Once the strength was up, the hammocks were down, and the water was stocked, it was back on the trail.

“Sea of Ferns” 

I think why I’m so enamored with in the Black Forest Trail — what drives my obsession with finishing it — is that it has a diversity of terrain and scenery. From mountain tops to rock-cutting creek beds and lush plateau fern forests, it really does have it all. That second day was filled with some of the more intriguing trail sights. I guess that’s fitting because if you were tackling the entire trail in a normal four days starting in the village of Slate Run, you would be ending your trip with these unique landforms.

Chest-deep in the “Sea of Ferns,” day 2.

As we climbed up out of Little Slate Run, traversing its slopes gradually, it became a blessing when itch-weed slowly was displaced by ferns, wildflowers and laurel. Reaching the plateau rim, it’s kind of like being in a different environment. The ferns grow so thick and tall that seeing your feet becomes a problem. We had run into the tall ferns on the first day, but not nearly as thick as those above Little Slate Run as we crossed the plateau toward Foster Hollow.

Calling the ferns a jungle isn’t quite right. The foliage was thin above your chest, mostly because the oaks are tall and the laurel is mostly set back from the trail. No, it was more like a green sea, which is a little more distressing than it sounds.

Can you see the BFT through the ferns?
It was tricky at times and if you looked back, it appeared
you were blazing a new trail.

Placid on the surface, you were keenly aware that below the surface were all the critters of the forest scurrying about, scattering at the noisy, hairy apes trodding through their environment. But where the trees gave way to patches of bright sunshine, your gaze turned to what you could see of your feet. You were even more attentive when the ferns cleared and the tires started gripping sun-warmed rock.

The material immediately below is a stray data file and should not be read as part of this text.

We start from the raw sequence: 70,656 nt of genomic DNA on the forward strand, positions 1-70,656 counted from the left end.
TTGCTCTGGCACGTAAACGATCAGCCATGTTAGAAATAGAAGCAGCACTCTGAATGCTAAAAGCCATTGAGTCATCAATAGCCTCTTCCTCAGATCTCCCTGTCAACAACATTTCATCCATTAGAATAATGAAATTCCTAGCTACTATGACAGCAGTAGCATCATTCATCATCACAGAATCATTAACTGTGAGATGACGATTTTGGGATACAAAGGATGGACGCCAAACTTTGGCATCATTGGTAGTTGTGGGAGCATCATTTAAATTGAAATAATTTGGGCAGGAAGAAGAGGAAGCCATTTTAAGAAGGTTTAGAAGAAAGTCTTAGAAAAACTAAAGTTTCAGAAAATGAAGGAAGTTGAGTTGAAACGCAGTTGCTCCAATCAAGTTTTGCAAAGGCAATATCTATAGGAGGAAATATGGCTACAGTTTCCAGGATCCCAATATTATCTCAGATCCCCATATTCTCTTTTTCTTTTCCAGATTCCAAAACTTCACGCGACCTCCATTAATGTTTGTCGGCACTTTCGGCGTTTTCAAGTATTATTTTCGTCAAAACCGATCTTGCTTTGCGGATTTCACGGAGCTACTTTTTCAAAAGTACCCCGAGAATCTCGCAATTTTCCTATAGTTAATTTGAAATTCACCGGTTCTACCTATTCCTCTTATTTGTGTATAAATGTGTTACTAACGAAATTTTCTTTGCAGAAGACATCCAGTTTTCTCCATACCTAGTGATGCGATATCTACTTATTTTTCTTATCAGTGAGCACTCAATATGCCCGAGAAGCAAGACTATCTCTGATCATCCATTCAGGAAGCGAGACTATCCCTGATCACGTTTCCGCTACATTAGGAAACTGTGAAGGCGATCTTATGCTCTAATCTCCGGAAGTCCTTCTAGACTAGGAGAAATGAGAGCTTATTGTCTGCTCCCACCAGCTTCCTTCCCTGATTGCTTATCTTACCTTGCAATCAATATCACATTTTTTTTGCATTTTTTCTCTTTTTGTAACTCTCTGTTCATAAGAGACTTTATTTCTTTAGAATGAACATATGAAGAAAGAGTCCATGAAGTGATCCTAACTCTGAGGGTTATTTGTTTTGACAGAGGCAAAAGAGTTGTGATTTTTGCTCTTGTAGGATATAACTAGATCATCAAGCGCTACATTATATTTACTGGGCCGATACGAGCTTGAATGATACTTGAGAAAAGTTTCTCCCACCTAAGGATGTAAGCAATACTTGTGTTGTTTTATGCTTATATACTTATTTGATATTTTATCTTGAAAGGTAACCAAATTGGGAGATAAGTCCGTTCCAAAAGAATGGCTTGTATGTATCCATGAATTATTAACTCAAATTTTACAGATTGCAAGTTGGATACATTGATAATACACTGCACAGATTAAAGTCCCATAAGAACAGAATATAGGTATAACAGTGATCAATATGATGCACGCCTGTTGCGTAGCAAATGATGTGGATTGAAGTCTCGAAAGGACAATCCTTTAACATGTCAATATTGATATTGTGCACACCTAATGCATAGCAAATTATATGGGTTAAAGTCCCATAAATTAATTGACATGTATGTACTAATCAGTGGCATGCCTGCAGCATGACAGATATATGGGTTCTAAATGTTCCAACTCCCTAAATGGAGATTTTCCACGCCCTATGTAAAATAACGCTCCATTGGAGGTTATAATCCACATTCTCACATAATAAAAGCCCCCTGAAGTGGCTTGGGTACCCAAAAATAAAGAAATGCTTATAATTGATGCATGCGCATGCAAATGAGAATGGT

I’ve been to this part of Pennsylvania before. And yes, there are snakes. Namely, the eastern timber rattler and the copperhead. I have yet to see a copperhead, but in 2001 I came across a rattlesnake while backpacking the Chuck Keiper Trail (southwest of BFT by about 30 miles, near Renovo) with my brother-in-law, Mike Magill.

Wavy flashback effect …

Nothing prepares you for the first time you hear the warning of a rattlesnake at fairly close distance. In 2001, Mike and I were walking along the road back to our car and as we passed a drainage culvert on the left, the rattle started up loud. We jumped about two feet in the air and a yard to our right. We then proceeded to follow the sound until we peered into the rocks of the culvert (from a safe distance). There, tucked between two massive slabs of stone was the pitted snout, cat-like eyes, thick scaly body and shaking rattle of the snake. He wasn’t coming out for anything, but we kind of hoped he would so we could get a better view of him. Eventually, we moved on, but what a sight those snakes are. Beautiful rodent-eating machines.

Wavy flash-forward effect …

I’d just rather not surprise one who’s sleepily sunning himself on a rock like a surfer on the sand.

“Am I the only one who’s thinking…” I started.

“I know, I keep thinking about snakes, too,” Josh said.

Well, at least we were both on the lookout. Then again, we were kind of hoping to see one from a distance anyway. Short term flashback to Day 1: we did see a snake sunning himself on a rock. We passed the stone foundation of an old saw mill from the plateau’s days in the 1800s when all of Pennsylvania’s old-growth and second growth forests were clear cut.

Oh my God, he’s so deadly… Garter snake at the sawmill foundation, day 1.

But there on the rocks… What’s that? I thought. Yes! A snake! Careful… closer… camera out and on… closer… careful… aim… CLICK. Got him!

It was a harmless garter snake. Glad I’m not a cricket, because that’s about the biggest prey he could swallow.

On day 2, we didn’t see any snakes that I remember, but our eyes certainly weren’t deprived of transcendental sights.

In part 4, the “Knife’s Edge” and disaster strikes the BFT for the second time in six months.